When the 2018 General Elections concluded last August, the University Student Government (USG) saw a new set of officers take the helm, but at the time was incomplete. After Special Elections (SE) were held, most of what remained vacant were finally filled, along with the entry of freshman student leaders.

Six months after their appointment, several developments have been undertaken by the USG, such as the introduction of online undergraduate pre-enlistment and the opening of financial assistance programs, among others.

Yet, as a recent survey of 104 students conducted by The LaSallian revealed, some claim that they have not felt the impact of the plans and policies that the elected leaders promised they would set out to do.

A question of impact

Participants were asked whether or not they were aware of the progress made by the USG on their projects and initiatives. Though 29.8 percent of the respondents confirmed that they were aware of such developments, the remaining 70.2 percent said they were not, with lack of publicity on projects being some of the major reasons they raised.

Respondents were also asked to rate the impact the USG’s plans and policies had on them. Significantly, 33.65 percent were indifferent, while only 25.96 percent of respondents shared that they felt a large impact. In contrast to this, when asked whether the policies benefited their student lives, 53.85 percent of respondents agreed.

Each member of the USG Executive Board (EB) was also rated based on their performance for the first two terms of the academic year. While 26.92 percent of respondents were impressed by USG President Gabbie Perez’s performance, 36.54 percent gave her a neutral mark.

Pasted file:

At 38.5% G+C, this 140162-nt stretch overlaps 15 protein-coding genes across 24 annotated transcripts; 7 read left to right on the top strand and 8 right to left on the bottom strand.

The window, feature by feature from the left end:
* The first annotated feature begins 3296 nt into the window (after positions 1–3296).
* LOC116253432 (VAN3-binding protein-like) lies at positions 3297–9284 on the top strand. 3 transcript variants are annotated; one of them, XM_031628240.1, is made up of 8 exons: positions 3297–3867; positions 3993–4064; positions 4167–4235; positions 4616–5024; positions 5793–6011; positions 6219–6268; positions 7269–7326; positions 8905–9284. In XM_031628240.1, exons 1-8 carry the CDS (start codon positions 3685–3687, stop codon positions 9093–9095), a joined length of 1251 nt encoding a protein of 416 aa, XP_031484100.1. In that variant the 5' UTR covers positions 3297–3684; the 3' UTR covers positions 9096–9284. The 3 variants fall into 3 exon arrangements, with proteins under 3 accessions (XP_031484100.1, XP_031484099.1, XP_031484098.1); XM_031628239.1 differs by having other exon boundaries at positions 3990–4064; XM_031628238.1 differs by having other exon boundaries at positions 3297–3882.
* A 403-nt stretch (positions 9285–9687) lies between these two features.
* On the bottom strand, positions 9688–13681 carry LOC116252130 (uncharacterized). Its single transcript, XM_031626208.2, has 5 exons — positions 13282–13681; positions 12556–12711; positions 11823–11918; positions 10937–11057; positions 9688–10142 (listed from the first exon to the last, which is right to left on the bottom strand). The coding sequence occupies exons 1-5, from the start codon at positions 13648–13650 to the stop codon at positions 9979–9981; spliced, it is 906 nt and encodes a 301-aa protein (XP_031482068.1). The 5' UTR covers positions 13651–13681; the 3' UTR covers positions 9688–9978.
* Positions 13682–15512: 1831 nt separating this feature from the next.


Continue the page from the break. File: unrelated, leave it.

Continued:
Further, 25.96 percent of the respondents were satisfied with the performance of USG Vice President for Internal Affairs Adrian Mendoza, while 39.42 percent thought it was average.

USG Vice President for External Affairs Adrian Asoy’s rating was mostly neutral, as an equal number of respondents said they were satisfied and unsatisfied with his work. Asoy was the last among the EB to assume office, having been appointed to the post only last January after his predecessor, former Arts College Government Student Services Chairperson Angeli Andan, was found guilty of gross negligence and incapacity to perform her duties in the previous term.

USG Executive Secretary Justeen Sy received mediocre marks, with 42.31 percent saying her performance was average, compared to the 25 percent who rated her positively. USG Executive Treasure Adi Briones was rated similarly, as 26.92 percent rated him and his performance as relatively good, while 41.35 percent thought it was middling.

Reflection of leadership

Exploring the struggles her current office experienced for the past two terms, Perez notes that despite her team being completed only after SE, their performance has “so far been good.” “We (my team) have actually been doing really well in terms of representation, which was the center of my platform,” she adds.

Sy, meanwhile, admits that she encountered delays and discloses that most of the projects presented during her campaign were sidetracked due to the USG’s instability during the first term. “Since there were so many things to fix internally in the USG, projects and initiatives were moved to Term 3,” she reveals.